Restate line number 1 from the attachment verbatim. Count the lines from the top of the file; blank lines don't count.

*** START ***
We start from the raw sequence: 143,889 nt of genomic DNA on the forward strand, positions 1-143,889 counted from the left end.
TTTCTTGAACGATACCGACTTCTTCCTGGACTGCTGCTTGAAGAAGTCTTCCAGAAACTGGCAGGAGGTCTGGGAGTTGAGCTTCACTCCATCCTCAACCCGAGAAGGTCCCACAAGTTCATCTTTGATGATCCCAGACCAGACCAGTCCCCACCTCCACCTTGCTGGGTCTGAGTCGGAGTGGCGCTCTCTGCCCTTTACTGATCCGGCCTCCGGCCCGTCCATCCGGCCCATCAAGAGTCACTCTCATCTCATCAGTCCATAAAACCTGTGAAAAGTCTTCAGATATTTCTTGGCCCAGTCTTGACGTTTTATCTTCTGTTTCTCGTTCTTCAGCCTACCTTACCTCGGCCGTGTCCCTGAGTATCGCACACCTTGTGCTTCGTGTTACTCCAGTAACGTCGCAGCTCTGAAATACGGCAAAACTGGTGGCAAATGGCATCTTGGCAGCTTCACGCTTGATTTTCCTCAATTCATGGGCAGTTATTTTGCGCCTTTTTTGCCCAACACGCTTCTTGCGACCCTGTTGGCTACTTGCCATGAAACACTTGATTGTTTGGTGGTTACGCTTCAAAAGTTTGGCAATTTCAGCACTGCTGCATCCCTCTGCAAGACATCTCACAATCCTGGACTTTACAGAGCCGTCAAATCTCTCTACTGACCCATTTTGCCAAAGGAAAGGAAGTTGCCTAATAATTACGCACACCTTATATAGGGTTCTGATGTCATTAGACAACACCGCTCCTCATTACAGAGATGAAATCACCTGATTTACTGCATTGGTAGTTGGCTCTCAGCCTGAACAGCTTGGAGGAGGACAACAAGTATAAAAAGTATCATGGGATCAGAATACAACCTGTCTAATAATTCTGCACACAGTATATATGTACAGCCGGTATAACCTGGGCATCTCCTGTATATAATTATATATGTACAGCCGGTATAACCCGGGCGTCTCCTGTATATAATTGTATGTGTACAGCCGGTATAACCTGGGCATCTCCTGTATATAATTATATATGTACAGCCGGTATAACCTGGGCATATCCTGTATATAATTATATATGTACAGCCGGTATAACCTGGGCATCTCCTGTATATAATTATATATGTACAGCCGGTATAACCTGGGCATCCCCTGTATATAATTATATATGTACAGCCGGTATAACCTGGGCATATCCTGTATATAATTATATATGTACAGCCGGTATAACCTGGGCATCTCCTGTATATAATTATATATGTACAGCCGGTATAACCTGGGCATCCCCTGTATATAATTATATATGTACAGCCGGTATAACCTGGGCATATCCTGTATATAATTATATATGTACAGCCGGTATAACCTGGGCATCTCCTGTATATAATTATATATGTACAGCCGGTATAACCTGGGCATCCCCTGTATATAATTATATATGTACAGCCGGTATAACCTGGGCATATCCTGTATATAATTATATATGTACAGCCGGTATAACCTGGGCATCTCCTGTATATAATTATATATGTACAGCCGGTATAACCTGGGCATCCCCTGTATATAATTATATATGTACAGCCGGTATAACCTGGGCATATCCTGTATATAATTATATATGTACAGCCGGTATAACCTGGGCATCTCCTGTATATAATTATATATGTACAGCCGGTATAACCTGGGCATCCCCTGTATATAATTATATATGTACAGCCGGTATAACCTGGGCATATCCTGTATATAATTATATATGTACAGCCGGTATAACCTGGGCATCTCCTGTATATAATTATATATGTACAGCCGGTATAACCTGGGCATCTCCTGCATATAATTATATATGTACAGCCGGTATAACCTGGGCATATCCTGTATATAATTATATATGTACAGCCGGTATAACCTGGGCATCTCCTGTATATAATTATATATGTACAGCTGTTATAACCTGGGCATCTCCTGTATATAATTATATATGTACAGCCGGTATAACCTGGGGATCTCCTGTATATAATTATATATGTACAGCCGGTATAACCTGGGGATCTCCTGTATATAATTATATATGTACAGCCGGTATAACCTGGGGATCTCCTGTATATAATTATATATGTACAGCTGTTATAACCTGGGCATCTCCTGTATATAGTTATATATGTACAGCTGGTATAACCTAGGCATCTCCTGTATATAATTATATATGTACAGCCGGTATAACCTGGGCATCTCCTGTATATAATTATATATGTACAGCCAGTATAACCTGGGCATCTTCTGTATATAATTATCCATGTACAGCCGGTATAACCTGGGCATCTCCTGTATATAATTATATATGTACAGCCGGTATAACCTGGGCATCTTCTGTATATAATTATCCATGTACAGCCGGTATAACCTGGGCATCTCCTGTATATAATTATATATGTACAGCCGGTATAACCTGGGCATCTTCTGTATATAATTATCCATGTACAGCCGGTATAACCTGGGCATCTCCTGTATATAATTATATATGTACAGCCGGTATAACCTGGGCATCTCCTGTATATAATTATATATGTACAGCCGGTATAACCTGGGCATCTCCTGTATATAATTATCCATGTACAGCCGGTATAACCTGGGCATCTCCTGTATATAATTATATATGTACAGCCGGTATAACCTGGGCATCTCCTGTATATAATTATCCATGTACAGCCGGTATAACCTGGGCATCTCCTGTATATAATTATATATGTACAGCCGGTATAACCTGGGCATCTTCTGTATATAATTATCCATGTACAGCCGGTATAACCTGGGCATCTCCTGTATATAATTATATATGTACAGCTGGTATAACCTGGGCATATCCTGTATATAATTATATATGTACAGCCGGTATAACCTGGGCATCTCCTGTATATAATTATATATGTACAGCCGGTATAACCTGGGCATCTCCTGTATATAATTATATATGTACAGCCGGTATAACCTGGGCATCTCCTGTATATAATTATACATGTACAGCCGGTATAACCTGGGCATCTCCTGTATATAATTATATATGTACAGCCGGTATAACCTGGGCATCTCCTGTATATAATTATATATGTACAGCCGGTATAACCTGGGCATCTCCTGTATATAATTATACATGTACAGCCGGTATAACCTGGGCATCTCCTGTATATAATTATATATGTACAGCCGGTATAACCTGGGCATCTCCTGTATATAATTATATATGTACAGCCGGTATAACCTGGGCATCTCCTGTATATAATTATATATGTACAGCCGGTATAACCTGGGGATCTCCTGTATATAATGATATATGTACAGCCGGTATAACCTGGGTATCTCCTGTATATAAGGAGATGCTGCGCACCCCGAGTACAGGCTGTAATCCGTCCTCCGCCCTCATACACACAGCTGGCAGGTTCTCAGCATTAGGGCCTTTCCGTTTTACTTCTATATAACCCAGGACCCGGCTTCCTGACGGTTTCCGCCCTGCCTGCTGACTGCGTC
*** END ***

We start from the raw sequence: 143,889 nt of genomic DNA on the forward strand, positions 1-143,889 counted from the left end.